Rural ministry was not what pastor Matt Henslee envisioned for himself when he was growing up in the DFW Metroplex, but it’s where God led him, and now he loves it. He’s urging other pastors to consider that God does some of His best work in rural settings.
As pastor of Mayhill Baptist Church in Mayhill, N.M., Henslee wrote “Replanting Rural Churches: God’s Plan and Call for the Middle of Nowhere” with another rural southern New Mexico pastor, Kyle Bueermann of First Baptist Church in Alamogordo.
Henslee was on the front row of his church in Grand Prairie from the age of 2, he said, and was saved at age 7. He was discipled by an associate pastor, visiting hospitals and nursing homes until he was a teenager. In high school, he interned in the worship ministry at a church in Fort Worth and then served a church in Irving that met in a funeral home.
“Later, I returned to Grand Prairie to be the student pastor and after-school director at Westridge Baptist Church — which is where I’d also meet Rebecca, who later became my wife — the day before I went in view of a call as the pastor of worship and children at a church quite literally in the middle of nowhere: Josephine, Texas,” Henslee told the TEXAN.
“I fell in love with rural life and would later become the associate pastor at First Baptist Church, Blue Ridge, which didn’t have much more than a gas station, grocery store and a Mexican food restaurant that was rarely open.”
He ended up back in Grand Prairie as the pastor of students and education at Inglewood Baptist Church, and he and Rebecca adopted four girls through foster care.
“It was then that I sensed God calling me to the pastorate and we moved to Pipe Creek, Texas, about 35 to 40 miles outside of San Antonio,” Henslee said. “A little over two years later, I found myself choking back tears as I left to serve in Mayhill.” He has been in New Mexico for more than two years.
Along the way, Henslee earned a master of divinity degree at Southwestern Baptist Theological Seminary. Now he’s working on a doctorate in expository preaching at Southwestern, and, along with pastoring, serves as managing editor of LifeWay Pastors, a division of Facts & Trends.
“Pastoring in small, rural towns requires creativity to reach people with the good news,” Henslee said. “In Pipe Creek, I did all of my studying at a mom-and-pop coffee shop in town, which allowed me to meet folks passing through, tell them about Jesus and invite them to church. We grew from about 40 to just over 100 in worship during my time there.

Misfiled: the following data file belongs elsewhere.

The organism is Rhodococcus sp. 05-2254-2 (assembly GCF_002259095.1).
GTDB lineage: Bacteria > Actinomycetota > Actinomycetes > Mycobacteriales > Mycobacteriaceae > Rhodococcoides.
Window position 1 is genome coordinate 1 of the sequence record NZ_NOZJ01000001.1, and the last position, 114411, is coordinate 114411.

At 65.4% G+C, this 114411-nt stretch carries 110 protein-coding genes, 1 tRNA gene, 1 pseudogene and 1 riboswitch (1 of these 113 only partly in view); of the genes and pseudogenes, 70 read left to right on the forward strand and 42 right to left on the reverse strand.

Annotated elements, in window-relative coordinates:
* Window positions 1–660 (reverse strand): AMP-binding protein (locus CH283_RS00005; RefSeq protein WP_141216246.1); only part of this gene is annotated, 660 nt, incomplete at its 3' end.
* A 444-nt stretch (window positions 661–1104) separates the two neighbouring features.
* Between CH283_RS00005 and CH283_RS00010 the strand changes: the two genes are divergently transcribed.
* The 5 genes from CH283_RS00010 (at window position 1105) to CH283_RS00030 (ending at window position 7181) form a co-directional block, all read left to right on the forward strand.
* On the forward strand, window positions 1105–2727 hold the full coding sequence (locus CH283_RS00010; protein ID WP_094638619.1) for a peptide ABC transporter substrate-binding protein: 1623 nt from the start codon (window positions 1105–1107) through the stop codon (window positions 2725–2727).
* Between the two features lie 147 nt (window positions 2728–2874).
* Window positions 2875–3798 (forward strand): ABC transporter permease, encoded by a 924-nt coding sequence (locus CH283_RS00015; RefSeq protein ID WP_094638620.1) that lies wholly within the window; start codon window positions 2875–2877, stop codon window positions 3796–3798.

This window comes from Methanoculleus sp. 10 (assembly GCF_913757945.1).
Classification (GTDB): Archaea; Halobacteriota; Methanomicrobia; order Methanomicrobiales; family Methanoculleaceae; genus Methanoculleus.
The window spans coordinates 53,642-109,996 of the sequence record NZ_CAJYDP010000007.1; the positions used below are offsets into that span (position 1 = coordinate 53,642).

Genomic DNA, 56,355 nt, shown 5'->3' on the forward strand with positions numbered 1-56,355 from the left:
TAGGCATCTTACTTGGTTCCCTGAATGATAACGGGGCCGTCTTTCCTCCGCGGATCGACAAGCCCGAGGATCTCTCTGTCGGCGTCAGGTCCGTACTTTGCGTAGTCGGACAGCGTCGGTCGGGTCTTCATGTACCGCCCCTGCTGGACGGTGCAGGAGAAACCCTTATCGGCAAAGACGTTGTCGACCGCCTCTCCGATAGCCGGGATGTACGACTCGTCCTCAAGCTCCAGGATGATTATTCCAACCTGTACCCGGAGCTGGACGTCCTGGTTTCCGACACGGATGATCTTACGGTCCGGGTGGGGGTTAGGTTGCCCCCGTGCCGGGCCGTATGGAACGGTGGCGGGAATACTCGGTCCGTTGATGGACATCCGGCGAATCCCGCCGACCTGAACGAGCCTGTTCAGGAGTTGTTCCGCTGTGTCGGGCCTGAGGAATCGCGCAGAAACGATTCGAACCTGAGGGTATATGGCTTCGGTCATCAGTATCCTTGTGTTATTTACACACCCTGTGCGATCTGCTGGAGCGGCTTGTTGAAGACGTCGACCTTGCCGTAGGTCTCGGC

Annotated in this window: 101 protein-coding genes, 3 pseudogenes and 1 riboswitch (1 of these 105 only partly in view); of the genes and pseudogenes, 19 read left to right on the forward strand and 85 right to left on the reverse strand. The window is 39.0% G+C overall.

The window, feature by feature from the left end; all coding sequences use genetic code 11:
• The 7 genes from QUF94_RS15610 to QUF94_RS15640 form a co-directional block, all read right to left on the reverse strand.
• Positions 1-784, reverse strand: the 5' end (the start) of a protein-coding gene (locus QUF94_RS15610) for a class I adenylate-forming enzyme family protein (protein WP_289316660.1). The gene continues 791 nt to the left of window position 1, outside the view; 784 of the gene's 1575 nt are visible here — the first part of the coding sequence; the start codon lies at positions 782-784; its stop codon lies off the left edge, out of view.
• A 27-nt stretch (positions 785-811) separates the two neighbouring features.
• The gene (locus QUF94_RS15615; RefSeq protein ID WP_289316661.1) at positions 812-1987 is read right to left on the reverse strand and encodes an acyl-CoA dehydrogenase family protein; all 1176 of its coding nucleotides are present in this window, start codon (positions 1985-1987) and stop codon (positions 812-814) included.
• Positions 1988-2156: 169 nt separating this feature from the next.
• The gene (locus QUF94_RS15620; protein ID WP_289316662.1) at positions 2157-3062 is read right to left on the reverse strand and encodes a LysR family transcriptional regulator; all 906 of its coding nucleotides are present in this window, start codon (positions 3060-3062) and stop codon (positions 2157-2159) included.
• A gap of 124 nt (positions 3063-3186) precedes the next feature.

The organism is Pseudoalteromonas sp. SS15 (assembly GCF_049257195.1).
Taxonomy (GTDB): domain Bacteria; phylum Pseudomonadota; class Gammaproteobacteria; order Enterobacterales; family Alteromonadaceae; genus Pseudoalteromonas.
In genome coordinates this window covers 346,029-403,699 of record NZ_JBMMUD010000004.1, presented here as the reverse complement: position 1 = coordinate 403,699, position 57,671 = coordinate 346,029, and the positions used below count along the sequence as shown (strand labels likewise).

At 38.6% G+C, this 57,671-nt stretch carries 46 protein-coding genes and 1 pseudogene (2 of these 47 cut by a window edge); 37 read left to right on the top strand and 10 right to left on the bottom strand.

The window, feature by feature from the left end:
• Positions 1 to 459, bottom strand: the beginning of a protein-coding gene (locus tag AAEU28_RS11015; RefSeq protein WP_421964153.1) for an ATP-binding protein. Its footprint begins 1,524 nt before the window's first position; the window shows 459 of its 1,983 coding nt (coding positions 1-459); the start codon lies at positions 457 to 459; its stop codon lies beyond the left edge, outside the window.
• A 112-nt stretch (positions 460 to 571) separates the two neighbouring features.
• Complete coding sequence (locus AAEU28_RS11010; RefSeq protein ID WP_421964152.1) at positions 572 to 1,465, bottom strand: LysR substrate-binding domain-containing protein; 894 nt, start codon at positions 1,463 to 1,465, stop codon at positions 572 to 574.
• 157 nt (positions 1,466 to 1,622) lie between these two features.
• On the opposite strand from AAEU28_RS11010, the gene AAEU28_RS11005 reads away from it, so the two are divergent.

“In Mayhill, I do something similar. I often read outside the local café, where I’ll evangelize and invite people to church. We’ve grown from about the same to as many as 170 in worship in a town of not much more than 60 to 70.”
A welcome difference Henslee noticed right away when he moved to Josephine years ago was how quiet rural life was compared to the city. The slower pace helps him slow down spiritually, he said, and the hour-long trips to make hospital visits give him time to pray, unwind or make phone calls.
Certainly there are downsides to living so far out, he said, such as when his family runs out of sugar and must either travel an hour each way to the store or go to the nearest neighbor to ask for sugar. In rural America, neighbors rely on each other more, Henslee said.
Also in Josephine, he noticed a farmer might invite him out to toss hay or some other task, which provided several hours of quality time talking with the farmer about life, marriage and spiritual matters while working together. “You can’t really do that in the city with a banker,” he said.
Henslee’s daughters “absolutely love” living in Mayhill and often spend their family days hiking in the mountains. “They have more fun doing that than when we would spend a day baking in the sun at Six Flags,” he said.
Bueermann, Henslee’s coauthor, grew up in tiny Tahoka, Texas, and didn’t think he wanted to pastor a small-town church once he finished school, Henslee said, but it turns out he is passionate about ministering in Alamogordo after following God and falling in love with the New Mexico culture.
“Never in a million years would I have thought that this is where I would like to be for the duration of my ministry,” Henslee said.
— Erin Roach is a correspondent for the TEXAN magazine, located in Grapevine, Texas.